Optical Coherence Tomography (OCT) is a complementary test with which images are obtained of the tissue to be studied using light as a source of energy. With this technique, we can obtain images very similar to histology sections and analyse the internal characteristics of the part of the eye we wish to study. In order to perform the OCT correctly, light must enter freely. Therefore, intraocular opacities (advanced cataracts, haemorrhages, corneal opacities) impede the correct performance of the test. OCT has basically three areas of clinical ocular application: cornea, glaucoma and retina.

Three areas of application

In corneal applications, among others, it is useful for measuring its thickness and determining the safety margins of refractive surgery.

In the case of retinal applications, these are varied:

  • Vitreomacular interface – internal retina. It allows us to visualise, on a high-resolution image, the existence of tractional processes between the vitreous gel and the retina in pathologies such as diabetic retinopathy or high myopia (Figure 1). Likewise, it enables the diagnosis, without margin for error, of other pathologies such as epiretinal membranes or macular hole. OCT is not just a diagnostic aid; it is also very useful for monitoring evolution after the medical or surgical treatment applied.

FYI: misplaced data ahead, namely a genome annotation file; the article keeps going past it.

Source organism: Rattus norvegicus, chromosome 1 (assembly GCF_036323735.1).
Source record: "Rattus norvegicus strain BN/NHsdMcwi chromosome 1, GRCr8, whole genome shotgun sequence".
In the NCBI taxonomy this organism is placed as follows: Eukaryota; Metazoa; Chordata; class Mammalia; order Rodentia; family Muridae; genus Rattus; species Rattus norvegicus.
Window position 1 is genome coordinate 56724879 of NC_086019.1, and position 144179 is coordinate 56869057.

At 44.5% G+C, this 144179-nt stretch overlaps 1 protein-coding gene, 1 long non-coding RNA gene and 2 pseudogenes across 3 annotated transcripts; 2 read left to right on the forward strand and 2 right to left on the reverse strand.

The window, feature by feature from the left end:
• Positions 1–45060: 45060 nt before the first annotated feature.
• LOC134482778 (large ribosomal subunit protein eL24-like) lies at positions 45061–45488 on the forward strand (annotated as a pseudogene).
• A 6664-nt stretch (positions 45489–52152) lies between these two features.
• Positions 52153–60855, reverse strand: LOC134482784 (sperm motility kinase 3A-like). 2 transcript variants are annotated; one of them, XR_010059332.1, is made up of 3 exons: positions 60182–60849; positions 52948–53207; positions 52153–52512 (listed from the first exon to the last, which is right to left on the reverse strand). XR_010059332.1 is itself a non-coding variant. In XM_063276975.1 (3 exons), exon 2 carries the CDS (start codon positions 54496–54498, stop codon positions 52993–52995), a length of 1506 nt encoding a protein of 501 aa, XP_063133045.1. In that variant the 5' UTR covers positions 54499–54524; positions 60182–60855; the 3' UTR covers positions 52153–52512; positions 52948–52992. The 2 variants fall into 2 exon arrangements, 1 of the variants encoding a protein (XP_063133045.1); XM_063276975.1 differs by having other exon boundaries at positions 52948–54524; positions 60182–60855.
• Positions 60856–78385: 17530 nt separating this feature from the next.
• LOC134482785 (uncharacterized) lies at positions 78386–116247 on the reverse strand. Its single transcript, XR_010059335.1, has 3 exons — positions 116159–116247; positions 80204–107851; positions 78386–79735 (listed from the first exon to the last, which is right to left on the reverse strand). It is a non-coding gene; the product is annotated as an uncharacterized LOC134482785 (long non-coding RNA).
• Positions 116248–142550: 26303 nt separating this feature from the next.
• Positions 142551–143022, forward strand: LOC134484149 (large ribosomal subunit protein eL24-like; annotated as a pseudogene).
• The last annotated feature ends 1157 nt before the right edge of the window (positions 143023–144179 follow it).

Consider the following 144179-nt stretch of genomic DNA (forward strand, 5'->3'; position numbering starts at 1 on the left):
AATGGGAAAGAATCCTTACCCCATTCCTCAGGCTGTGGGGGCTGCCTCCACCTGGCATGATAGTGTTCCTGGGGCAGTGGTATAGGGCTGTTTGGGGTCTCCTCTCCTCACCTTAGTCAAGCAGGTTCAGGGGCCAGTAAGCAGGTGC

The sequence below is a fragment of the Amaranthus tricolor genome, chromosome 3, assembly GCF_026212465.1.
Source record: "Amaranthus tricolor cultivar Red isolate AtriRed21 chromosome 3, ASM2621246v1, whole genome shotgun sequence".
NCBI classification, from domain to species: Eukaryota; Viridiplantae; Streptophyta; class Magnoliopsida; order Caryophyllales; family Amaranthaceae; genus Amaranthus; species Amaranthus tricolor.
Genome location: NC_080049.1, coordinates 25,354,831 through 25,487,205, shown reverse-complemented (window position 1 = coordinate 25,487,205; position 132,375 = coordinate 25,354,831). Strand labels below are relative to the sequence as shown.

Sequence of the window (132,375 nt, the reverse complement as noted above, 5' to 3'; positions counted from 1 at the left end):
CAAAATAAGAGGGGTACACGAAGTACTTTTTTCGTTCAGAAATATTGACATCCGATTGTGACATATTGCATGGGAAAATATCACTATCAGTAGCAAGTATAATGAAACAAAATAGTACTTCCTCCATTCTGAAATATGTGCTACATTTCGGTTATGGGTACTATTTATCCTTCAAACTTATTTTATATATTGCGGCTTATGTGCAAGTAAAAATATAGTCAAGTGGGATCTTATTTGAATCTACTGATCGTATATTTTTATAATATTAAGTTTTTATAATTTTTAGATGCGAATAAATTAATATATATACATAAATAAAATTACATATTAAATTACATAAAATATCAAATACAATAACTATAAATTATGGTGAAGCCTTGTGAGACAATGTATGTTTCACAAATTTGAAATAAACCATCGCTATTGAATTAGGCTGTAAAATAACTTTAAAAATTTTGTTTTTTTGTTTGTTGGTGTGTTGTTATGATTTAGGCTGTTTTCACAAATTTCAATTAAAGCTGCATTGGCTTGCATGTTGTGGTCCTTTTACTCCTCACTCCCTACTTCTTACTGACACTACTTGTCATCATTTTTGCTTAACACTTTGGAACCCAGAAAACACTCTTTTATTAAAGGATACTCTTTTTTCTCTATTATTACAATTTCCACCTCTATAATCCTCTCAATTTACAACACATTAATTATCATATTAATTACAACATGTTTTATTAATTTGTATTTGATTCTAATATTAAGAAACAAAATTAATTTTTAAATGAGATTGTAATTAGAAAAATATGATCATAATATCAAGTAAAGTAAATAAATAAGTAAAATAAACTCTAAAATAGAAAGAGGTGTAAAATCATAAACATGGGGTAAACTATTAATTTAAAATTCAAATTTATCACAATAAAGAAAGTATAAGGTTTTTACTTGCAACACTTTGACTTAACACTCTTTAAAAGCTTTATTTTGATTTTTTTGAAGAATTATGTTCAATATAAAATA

• Retina – choroid. The usefulness of this diagnostic technique has revolutionised the clinical evolution of exudative age-related macular degeneration (AMD), and allows us to assess with greater precision the need to continue treating with intravitreous injections (Figure 2).
  • Glaucoma is a progressive neuropathy, in which the head of the optic nerve (papilla) becomes altered, resulting in the destruction of retinal nerve fibres.

What does OCT allow us to study? (Figure 3 and 4)

In the optic nerve, it allows the measurement of:

  • The width and areas of the neuroretinal rim of the papilla, in the different meridians.
  • The size of the optic cup and disk.
  • The relationship existing between the optic cup and disk.

In patients with glaucoma, there is a narrowing of the neuroretinal rim as the cup becomes enlarged and the cup-to-disk ratio increases.

In the retinal fibre layer, we can measure the thickness of the nerve fibre layer. In patients with incipient glaucoma, a decrease in said layer can be observed, particularly in the lower and upper quadrants.

In the retinal ganglion cell complex, OCT-Cirrus provides allows accurate measurement thereof in the macula (a decrease in said cells is characteristic of glaucoma).

OCT is a tool for diagnosing incipient glaucoma when there are, as yet, no alterations in the visual field; it also allows us to assess progression and response to the treatment.